PLoS ONE | Year: 2015

Background Elevated serum triglyceride (TG) and high-density-lipoprotein cholesterol (HDL-C) levels are common in drinkers. The fast-metabolizing alcohol dehydrogenase-1B encoded by the ADH1B∗2 allele (vs. ADH1B∗1/∗1 genotype) and inactive aldehyde dehydrogenase-2 encoded by the ALDH2∗2 allele (vs. ALDH2∗1/∗1 genotype) modify ethanol metabolism and are prevalent (≈90% and ≈40%, respectively) in East Asians. We attempted to evaluate the associations between the ADH1B and ALDH2 genotypes and lipid levels in alcoholics. Methods The population consisted of 1806 Japanese alcoholic men (≥40 years) who had undergone ADH1B and ALDH2 genotyping and whose serum TG, total cholesterol, and HDL-C levels in the fasting state had been measured within 3 days after admission. Results High serum levels of TG (≥150 mg/dl), HDL-C (>80 mg/dl), and low-density-lipoprotein cholesterol (LDL-C calculated by the Friedewald formula ≥140 mg/dl) were observed in 24.3%, 16.8%, and 15.6%, respectively, of the subjects. Diabetes, cirrhosis, smoking, and body mass index (BMI) affected the serum lipid levels. Multivariate analysis revealed that the presence of the ADH1B∗2 allele and the active ALDH2∗1/∗1 genotype increased the odds ratio (OR; 95% confidence interval) for a high TG level (2.22 [1.67-2.94] and 1.39 [0.99- 1.96], respectively), and decreased the OR for a high HDL-C level (0.37 [0.28-0.49] and 0.51 [0.37-0.69], respectively). The presence of the ADH1B∗2 allele decreased the OR for a high LDL-C level (0.60 [0.45-0.80]). The ADH1B∗2 plus ALDH2∗1/∗1 combination yielded the highest ORs for high TG levels and lowest OR for a high HDL-C level. The genotype effects were more prominent in relation to the higher levels of TG (≥220 mg/dl) and HDL-C (≥100 mg/dl). Conclusions The fast-metabolizing ADH1B and active ALDH2, and especially a combination of the two were strongly associated with higher serum TG levels and lower serum HDL-C levels of alcoholics. The fast-metabolizing ADH1B was associated with lower serum LDL-C levels. Copyright: © 2015 Yokoyama et al. Source

Yokoyama A.,Addiction Center | Yokoyama T.,Japan National Institute of Public Health | Mizukami T.,Addiction Center | Matsui T.,Addiction Center | And 5 more authors.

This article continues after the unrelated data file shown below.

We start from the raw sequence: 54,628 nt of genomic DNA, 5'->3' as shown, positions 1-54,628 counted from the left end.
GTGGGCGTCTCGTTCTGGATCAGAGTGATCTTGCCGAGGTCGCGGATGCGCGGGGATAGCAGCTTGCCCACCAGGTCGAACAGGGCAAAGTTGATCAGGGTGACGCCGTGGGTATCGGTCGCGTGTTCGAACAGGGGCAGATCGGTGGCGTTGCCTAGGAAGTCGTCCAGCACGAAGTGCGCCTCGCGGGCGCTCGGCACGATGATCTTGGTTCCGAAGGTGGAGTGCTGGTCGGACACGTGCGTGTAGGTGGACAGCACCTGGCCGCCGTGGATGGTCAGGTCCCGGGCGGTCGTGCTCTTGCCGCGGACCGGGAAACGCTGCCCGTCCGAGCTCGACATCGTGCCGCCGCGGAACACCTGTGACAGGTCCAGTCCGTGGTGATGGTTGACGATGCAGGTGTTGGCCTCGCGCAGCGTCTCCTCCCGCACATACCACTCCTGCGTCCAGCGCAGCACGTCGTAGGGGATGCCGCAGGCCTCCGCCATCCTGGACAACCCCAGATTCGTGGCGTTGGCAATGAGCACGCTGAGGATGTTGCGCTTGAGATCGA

Alcohol and Alcoholism | Year: 2014

Aims: Genetic polymorphisms of alcohol dehydrogenase-1B (ADH1B, rs1229984) and aldehyde dehydrogenase-2 (ALDH2, rs671) affect ethanol (EtOH) metabolism and susceptibility to alcoholism. Methods: We evaluated associations between ADH1B/ALDH2 genotypes and the blood EtOH levels of 805 Japanese alcoholic men in the morning after they had drunk within the previous 34 h. Results: Age-adjusted usual alcohol consumption did not differ according to ADH1B/ALDH2 genotypes. Higher blood EtOH levels persisted for longer periods in the ADH1B*1/*1 carriers (n = 246) than in the ADH1B*2 carriers (n = 559). Blood EtOH levels did not differ by ALDH2 genotype. The blood EtOH levels >0.3 mg/ml (criterion for drunk driving in Japanese law) were observed (40% vs. 14-17%, P < 0.0001) in a higher proportion of the ADH1B*1/*1 carriers than of the ADH1B*2 carriers after a 12.1-to-18-h interval since the last drink. Multivariate analyses showed that the EtOH levels heightened by 0.500 mg/ml in the presence of ADH1B*1*1 and by 0.248 mg/ml in the presence of cirrhosis, and lowered by 0.120 mg/ml per 10-year age increase, by 0.087 mg/ml per 10-kg body-weight increase and by 0.673 mg/ml per 10-h interval since the last drink. The odds ratio (95% confidence interval) for an EtOH level >0.3 mg/ml was 3.44 (2.34-5.04) in the presence of ADH1B*1/*1, 2.01 (1.28-3.14) in the presence of cirrhosis, 0.59 (0.49-0.71) per 10-year age increase, 0.80 (0.68-0.95) per 10-kg body-weight increase and 0.10 (0.07-0.15) per 10-h interval since the last drink. Conclusion: The longer-than-expected EtOH lingering in the blood of the ADH1B*1/*1 alcoholics may exacerbate alcoholrelated problems, including drunk driving. © The Author 2013. Medical Council on Alcohol and Oxford University Press. All rights reserved. Source